“Shouldn’t you just focus on tuition fees?”

By NUS-USI President Fergal McFerran


On Saturday I marched through the streets of Belfast in my second ever Pride Parade, and on Monday evening I took part in a panel discussion organised by Amnesty International as part of Féile an Phobail about the next steps to achieving Marriage Equality in Northern Ireland.

So it’s no surprise that I’ve been reflecting a lot on the importance of the work of the student movement in relation to civil rights, social justice and equality.

I talk an awful lot about the proud and unique history of NUS-USI, (which you can read more about here) but one of the things I’m constantly faced with is the question as to why marriage equality, or abortion, or a whole host of other issues are things that NUS-USI and the wider student population should be talking about.

I usually get asked something along the lines of, “Shouldn’t you just focus on tuition fees?”

And so here’s my response;

We talk about these issues because it’s about time politics in Northern Ireland started to better reflect the hopes of our people.

I believe in the transformative power of education. I believe that when we provide equal access to the opportunity to study to everyone in society then we afford them the opportunity to prosper and succeed in life and we create a holistically better society as a result.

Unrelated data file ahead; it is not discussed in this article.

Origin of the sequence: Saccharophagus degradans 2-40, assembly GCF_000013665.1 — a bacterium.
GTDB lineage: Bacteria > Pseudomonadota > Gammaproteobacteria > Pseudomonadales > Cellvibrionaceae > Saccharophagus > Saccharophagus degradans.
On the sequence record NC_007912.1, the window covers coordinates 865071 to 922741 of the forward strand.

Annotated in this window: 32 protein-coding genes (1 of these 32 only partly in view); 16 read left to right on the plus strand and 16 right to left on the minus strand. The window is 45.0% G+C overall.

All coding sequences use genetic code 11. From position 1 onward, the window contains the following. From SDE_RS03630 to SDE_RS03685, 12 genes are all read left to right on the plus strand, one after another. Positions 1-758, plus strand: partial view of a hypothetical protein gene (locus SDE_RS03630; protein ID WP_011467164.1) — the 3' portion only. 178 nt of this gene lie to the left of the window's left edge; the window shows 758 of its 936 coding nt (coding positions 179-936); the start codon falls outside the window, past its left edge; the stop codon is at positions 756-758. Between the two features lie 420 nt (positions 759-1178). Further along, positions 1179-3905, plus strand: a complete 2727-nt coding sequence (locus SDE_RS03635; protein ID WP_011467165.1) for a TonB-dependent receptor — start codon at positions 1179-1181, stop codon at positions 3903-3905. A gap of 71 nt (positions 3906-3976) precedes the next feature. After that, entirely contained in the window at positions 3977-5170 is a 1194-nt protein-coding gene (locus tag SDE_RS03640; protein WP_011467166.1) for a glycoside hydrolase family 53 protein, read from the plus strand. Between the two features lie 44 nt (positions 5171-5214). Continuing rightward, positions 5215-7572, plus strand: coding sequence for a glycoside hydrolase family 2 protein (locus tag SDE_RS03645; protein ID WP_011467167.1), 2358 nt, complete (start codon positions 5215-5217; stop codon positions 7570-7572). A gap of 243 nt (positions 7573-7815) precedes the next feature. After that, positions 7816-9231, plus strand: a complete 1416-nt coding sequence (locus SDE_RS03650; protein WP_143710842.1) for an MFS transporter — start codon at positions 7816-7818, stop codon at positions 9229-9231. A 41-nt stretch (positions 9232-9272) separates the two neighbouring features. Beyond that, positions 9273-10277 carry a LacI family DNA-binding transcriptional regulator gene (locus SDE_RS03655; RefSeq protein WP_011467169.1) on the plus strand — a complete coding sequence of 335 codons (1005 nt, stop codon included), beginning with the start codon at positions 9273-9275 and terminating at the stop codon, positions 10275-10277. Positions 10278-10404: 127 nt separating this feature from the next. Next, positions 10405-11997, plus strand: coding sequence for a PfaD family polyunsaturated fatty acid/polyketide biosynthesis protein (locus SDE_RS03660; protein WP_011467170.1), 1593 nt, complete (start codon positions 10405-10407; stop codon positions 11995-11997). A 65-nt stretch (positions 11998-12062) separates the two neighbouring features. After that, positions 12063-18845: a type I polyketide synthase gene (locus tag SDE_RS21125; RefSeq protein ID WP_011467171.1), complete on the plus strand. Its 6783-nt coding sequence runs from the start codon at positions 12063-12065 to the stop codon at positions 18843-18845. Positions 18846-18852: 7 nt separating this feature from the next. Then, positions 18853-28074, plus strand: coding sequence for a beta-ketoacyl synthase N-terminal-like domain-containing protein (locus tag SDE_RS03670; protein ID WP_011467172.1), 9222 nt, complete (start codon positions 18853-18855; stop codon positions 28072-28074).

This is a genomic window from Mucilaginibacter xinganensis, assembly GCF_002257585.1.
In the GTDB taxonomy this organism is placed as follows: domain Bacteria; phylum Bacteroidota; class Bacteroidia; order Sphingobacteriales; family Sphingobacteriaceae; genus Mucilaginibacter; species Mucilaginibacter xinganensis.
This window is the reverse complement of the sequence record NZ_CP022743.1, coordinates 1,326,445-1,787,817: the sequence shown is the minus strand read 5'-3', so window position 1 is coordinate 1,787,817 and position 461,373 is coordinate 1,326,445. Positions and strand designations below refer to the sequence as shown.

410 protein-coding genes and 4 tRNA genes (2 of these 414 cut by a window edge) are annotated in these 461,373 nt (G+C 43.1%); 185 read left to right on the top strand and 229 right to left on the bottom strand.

And so when research shows that one in five LGB* and one in three trans students has experienced at least one form of bullying or harassment on their campus, then we will make no apology for talking about that, because those students are up to three times more likely to consider leaving their course as a result of it.

Marriage Equality is by no means the end goal in achieving equal civil rights for the LGBT community in Northern Ireland, but it has become a symbolic debate that could pave the way for a much greater societal shift in understanding just how far we still have to go.

I make no apology for the fact that NUS-USI not just supports, but actively campaigns for marriage equality in Northern Ireland. I too make no apology for the fact that we campaign on a whole host of other issues.

We, as a movement have never been averse to having difficult conversations and I fully intend to uphold that tradition.

Ahead of the next Assembly election we’ll be incorporating key demands relating to greater legislative equality in Northern Ireland into our Student Manifesto. To let me know your thoughts just email me at Fergal.McFerran@nistudents.org.

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